[Fis] Limits of Formal Systems
Carlos Gershenson
cgershen at gmail.com
Mon Feb 5 16:43:48 CET 2024
In the 1920s, David Hilbert's program attempted to get rid once and for all from the paradoxes in mathematics that had arisen from the work of Cantor, Russell, and others. Even when Hilbert’s PhD student — John von Neumann — was working avidly on demonstrating that mathematics were complete, consistent, and decidable, Kurt Gödel proved in the early 1930s that formal systems are incomplete and inconsistent, while Alan Turing proved in 1936 their undecidability (for which he proposed the "Turing Machine", laying the theoretical basis for computer science).
Digital computers have enabled us to study concepts and phenomena for which we did not have the proper tools beforehand, as they process much more information than the one our limited brains can manipulate. These include intelligence, life, and complexity.
Even when computers have served us greatly as "telescopes for complexity", the limits of formal systems are becoming even more evident, as we attempt to model and simulate complex phenomena in all their richness, which implies emergence, self-organization, downward causality, adaptation, multiple scales, semantics, and more.
Can we go beyond the limits of formal systems? Well, we actually do it somehow. It is natural to adapt to changing circumstances, so we can say that our "axioms" are flexible. Moreover, we are able to simulate this process in computers. Similar to an interpreter or a compiler, we can define a formal system where some aspects of it can be modified/adapted. And if we need more adaptation, we can generalize the system so that a constant becomes a variable (similar to oracles in Turing Machines). Certainly, this has its limits, but our adaptation is also limited: we cannot change our physics or our chemistry, although we have changed our biology with culture and technology.
Could it be that the problem lies not in the models we have, but in the modeling itself? We tend to forget the difference between our models and the modeled, between the map and the territory, between epistemology and ontology; simply because our language does not make a distinction between phenomena and our perceptions of them. When we say "this system is complex/alive/intelligent", we assume that these are inherent properties of the phenomenon we describe, forgetting that the moment we name anything, we are already simplifying and limiting it. It is clear that models/descriptions will never be as rich as the modeled/phenomena, and that is the way it should be. As Arbib wrote, “a model that simply duplicates the brain is no more illuminating than the brain itself”. [1]
Still, perhaps we're barking up the wrong tree. We also tend to forget the difference between computability in theory (Church-Turing's) and computability in practice (what digital computers do). There are non-Turing-computable functions which we can compute in practice, while there are Turing-computable functions for which there is not enough time in the universe to compute. So maybe we are focussing on theoretical limits, while we should be concerned more with practical limits.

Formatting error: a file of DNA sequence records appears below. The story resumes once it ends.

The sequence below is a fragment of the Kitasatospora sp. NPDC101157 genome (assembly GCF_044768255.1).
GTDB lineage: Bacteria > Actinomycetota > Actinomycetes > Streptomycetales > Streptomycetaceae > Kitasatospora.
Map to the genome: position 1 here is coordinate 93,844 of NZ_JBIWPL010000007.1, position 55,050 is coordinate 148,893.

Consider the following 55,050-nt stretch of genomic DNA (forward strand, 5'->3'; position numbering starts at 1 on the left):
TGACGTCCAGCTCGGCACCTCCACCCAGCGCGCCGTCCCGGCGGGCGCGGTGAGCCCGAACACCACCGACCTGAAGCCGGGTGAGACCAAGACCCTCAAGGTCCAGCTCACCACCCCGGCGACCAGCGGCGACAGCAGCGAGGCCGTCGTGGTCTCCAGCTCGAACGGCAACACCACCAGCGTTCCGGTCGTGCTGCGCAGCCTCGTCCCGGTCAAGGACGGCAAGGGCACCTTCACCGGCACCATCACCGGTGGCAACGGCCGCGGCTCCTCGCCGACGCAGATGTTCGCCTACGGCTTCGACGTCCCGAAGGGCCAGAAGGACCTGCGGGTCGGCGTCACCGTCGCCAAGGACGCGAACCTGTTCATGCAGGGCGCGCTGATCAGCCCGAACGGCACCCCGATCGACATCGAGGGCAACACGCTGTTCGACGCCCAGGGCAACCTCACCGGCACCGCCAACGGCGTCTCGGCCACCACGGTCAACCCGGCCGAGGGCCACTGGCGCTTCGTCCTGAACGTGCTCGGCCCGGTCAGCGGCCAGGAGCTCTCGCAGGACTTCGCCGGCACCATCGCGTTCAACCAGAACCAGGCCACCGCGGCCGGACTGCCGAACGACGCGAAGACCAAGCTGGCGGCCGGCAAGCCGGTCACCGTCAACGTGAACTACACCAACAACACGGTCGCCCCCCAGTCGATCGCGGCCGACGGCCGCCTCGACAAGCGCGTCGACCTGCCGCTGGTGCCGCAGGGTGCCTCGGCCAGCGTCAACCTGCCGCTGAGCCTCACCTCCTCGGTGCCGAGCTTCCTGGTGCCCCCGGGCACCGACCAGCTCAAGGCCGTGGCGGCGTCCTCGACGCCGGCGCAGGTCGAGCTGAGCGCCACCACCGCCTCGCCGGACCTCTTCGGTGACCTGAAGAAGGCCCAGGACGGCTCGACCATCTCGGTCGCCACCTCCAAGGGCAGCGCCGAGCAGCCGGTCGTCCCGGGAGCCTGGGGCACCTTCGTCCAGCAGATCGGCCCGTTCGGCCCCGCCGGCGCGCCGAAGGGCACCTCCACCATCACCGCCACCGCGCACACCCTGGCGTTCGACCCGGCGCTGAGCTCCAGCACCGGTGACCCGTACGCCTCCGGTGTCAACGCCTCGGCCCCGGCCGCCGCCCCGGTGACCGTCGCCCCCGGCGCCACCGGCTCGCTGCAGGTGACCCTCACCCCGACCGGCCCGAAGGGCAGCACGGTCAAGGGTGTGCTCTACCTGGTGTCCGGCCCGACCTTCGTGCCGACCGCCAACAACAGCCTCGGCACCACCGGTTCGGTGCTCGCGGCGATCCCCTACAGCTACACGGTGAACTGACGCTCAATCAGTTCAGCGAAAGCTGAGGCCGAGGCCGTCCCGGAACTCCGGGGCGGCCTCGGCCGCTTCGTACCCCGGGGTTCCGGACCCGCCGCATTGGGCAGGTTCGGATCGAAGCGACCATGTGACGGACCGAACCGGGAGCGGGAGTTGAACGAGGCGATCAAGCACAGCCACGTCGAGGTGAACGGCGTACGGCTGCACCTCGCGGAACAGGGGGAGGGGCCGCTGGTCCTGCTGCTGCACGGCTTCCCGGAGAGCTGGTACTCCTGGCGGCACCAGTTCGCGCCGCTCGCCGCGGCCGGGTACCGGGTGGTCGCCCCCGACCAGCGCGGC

As you can see, I have many more questions than answers, so I would be very interested in what everyone thinks about these topics.
I'll just share some idea I've been playing with recently, although it might be that it won't lead anywhere. For lack of a better name, let's call them "multi-axiom systems". For example in geometry, we know that if we change the 5th axiom (about intersecting parallel lines), we can go from Euclidean to other geometries. We can define a "multi-axiom geometry", so that we can switch between different versions of the 5th axiom for different purposes. In a similar way, we could define a multi-axiom system that contains several different formal systems. We know we cannot have all at once universal computation and completeness and consistency. But then, in first-order logic, we can have completeness and consistency. In second-order logic we have universal computation but not completeness. In paraconsistent logics we sacrifice consistency but gain other properties. Then, if we consider a multi-axiom system that includes all of these and perhaps more, in theory we could have in the same system all these nice properties, but not at the same time. Would that be useful? Of course, we would need to find rules that would determine when to change the axioms. Just to relate this idea to last month's topic — as it was motivated by Stu's and Andrea's paper [2] — if we want to model evolution, we can have "normal" axioms at short timescales (and thus predictability), but at longer (evolutionary) timescales, we can shift axioms set, and then the "rules" of biological systems could change, towards a new configuration where we can use again "normal" axioms.
[1] Michael Arbib, The Metaphorical Brain 2. Neural Networks and Beyond (1989)
[2] Stuart Kauffman, Andrea Roli. Is the Emergence of Life an Expected Phase Transition in the Evolving Universe? https://urldefense.com/v3/__https://arxiv.org/abs/2401.09514v1__;!!D9dNQwwGXtA!Q9Wf2QzNb33Rbcm_rxf9I_P4EziZ3qwzNM9drNcS2M856SZcvJx6al-U8ZnYt5Fj0OfDWnNsNDd2RoZgOmc$
Carlos Gershenson
SUNY Empire Innovation Professor
Department of Systems Science and Industrial Engineering
Thomas J. Watson College of Engineering and Applied Science
State University of New York at Binghamton
Binghamton, New York 13902 USA
https://urldefense.com/v3/__https://tendrel.binghamton.edu__;!!D9dNQwwGXtA!Q9Wf2QzNb33Rbcm_rxf9I_P4EziZ3qwzNM9drNcS2M856SZcvJx6al-U8ZnYt5Fj0OfDWnNsNDd2yTKmSVg$ <https://urldefense.com/v3/__https://tendrel.binghamton.edu/__;!!D9dNQwwGXtA!Q9Wf2QzNb33Rbcm_rxf9I_P4EziZ3qwzNM9drNcS2M856SZcvJx6al-U8ZnYt5Fj0OfDWnNsNDd2vp1fOLM$ >
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